New Study Shows Accounts Payables are Slow and Prone to Risk
The report gathered feedback from respondents who were top-level decision makers from companies with annual revenues between $5 and $250 million.
Of the more than 100 respondents, 72 percent reported that their departments spend more than five hours per week managing cash flows.
Paying the supply chain is in turn an understandably slow process. Businesses universally used wire transfers, while 88 percent reported using paper checks, and 80 percent used ACH.
While making payments seems like an arduous process in itself (51 percent of respondents reported dissatisfaction with their payment flows), there’s also another major issue in being compliant to relevant laws.
A full 66 percent said that their companies were not, or they were unsure if their companies were adherent to AML, anti-terrorism, or anti-drug-trafficking requirements.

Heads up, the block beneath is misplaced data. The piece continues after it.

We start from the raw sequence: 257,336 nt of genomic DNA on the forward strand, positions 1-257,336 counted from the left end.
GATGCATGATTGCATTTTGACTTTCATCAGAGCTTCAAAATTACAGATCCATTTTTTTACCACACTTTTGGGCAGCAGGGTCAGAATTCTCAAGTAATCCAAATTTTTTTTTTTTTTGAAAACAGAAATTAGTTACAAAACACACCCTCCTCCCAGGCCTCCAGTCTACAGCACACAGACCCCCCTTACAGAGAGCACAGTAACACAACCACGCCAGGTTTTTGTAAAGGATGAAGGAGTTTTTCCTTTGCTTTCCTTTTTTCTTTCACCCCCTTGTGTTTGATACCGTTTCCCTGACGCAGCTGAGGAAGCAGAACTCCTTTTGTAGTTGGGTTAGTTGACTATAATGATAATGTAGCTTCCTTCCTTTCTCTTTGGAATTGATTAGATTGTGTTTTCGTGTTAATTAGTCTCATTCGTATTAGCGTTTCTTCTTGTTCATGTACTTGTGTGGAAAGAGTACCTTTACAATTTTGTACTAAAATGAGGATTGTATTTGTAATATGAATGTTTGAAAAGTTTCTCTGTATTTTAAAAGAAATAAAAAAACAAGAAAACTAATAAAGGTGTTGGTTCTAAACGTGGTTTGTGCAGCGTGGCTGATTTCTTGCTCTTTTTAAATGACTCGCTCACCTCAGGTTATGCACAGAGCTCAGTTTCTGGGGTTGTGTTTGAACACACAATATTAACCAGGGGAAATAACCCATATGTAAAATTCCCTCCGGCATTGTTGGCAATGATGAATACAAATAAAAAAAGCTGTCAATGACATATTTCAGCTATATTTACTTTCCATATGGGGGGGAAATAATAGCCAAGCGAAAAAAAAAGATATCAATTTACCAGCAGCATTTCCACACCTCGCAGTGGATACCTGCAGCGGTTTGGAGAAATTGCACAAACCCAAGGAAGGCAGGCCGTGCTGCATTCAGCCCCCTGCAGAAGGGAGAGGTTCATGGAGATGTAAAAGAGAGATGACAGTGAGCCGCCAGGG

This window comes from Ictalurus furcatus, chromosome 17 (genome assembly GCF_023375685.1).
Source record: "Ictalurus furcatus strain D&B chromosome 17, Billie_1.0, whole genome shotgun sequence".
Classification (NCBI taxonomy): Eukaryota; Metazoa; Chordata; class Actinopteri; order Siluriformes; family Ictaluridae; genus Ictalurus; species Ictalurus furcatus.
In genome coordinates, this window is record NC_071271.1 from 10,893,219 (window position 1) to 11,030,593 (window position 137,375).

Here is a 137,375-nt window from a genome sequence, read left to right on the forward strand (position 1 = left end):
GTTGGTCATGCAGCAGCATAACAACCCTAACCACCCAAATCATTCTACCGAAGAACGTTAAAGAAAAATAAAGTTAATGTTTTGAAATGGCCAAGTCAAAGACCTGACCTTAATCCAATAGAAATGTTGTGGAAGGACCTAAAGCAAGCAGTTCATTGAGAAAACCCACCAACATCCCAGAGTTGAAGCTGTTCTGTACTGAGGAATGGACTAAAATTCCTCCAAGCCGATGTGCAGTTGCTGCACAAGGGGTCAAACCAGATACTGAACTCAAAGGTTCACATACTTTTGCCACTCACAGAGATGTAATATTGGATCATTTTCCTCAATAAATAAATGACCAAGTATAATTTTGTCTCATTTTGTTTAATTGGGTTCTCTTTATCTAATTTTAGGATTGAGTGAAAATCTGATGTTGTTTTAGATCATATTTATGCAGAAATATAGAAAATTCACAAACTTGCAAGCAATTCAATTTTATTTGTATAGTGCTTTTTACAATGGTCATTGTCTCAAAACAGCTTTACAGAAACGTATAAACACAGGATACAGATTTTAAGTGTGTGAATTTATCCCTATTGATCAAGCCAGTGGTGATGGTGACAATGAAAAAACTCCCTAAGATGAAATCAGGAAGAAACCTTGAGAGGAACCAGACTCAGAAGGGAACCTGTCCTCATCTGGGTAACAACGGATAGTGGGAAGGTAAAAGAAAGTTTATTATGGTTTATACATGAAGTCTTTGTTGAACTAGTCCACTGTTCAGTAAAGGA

So payments are not only slow, but the fraud monitoring and prevention tools in place are either insufficient, or are at the worst, non-existent.
Chen Amit, CEO and co-founder of Tipalti, said “As we all saw with the recent $7.7 million fine of PayPal, all companies are required to have due diligence processes in place that ensure payments are not made out to suspected terrorists, money launderers, and drug traffickers that are in the OFAC, AML, Anti-Terror, and Anti-Narcotics databases. It turns out, many other companies may not be acting in compliance with those rules.
As for the issue of directing companies toward faster and automated payments, Amit said, “Quite honestly, the idea of using technology to automate payments is a change in mindset and behavior so that takes education. Looking at our own dramatic transaction growth over the past year, I think it’s fairly clear that once companies are made aware to the benefits of automating payments, they are open – and actually quite excited – to rid themselves of their previous painful, error-prone, risk-laden, and inefficient processes.”